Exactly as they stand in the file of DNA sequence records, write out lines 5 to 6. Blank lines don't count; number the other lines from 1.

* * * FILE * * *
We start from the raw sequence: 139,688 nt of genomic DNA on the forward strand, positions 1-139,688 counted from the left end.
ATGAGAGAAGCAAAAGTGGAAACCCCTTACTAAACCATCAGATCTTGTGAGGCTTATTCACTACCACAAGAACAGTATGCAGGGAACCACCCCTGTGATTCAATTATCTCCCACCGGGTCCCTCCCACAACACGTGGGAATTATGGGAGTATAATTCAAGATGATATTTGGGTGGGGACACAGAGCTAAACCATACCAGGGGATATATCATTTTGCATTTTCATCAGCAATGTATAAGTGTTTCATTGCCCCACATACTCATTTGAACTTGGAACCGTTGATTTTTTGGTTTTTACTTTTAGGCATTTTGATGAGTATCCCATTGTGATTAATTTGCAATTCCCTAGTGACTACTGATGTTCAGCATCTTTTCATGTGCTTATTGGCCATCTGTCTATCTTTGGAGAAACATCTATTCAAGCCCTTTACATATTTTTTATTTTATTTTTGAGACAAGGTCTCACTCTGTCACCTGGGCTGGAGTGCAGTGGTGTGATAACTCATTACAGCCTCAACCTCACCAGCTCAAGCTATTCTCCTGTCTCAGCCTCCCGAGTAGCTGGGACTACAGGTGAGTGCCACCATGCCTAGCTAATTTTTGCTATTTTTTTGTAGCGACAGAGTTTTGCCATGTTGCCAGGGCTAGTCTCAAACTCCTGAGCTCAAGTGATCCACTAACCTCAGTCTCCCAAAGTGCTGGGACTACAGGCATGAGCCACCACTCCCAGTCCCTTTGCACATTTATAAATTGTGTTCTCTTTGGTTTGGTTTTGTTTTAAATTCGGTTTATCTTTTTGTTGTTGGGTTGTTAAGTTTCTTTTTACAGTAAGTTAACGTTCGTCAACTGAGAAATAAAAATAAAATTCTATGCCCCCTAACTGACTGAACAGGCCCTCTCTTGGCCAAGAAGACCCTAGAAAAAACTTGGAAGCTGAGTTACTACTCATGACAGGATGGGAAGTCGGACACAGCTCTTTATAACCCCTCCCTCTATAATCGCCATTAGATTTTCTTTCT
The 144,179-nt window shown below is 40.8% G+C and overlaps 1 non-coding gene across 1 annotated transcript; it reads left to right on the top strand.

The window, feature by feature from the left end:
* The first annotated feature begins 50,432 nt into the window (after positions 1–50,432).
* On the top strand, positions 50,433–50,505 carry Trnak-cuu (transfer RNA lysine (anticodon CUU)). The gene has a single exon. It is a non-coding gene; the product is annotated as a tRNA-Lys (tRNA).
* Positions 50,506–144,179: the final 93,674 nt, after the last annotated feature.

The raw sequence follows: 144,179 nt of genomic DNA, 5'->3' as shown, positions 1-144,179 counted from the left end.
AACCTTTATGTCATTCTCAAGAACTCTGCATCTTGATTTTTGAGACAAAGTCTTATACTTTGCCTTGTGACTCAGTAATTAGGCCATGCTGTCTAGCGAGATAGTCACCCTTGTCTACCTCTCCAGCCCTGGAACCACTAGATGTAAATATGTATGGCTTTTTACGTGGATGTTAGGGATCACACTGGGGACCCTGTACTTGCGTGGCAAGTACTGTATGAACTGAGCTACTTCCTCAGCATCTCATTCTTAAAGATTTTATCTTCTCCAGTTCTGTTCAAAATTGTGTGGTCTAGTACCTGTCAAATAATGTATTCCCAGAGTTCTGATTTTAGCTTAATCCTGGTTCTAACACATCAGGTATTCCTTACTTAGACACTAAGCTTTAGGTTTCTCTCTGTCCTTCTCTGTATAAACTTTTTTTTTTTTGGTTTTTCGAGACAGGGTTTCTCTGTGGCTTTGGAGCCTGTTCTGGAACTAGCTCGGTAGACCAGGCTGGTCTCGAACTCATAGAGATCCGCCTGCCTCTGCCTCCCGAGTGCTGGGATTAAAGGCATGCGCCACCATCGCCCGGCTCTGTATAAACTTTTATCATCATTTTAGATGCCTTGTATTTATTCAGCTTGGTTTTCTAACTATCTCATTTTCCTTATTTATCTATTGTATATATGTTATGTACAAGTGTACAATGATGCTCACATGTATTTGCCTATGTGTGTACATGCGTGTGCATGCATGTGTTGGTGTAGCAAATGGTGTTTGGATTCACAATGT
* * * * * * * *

* The first annotated feature begins 50,432 nt into the window (after positions 1–50,432).
* On the top strand, positions 50,433–50,505 carry Trnak-cuu (transfer RNA lysine (anticodon CUU)). The gene has a single exon. It is a non-coding gene; the product is annotated as a tRNA-Lys (tRNA).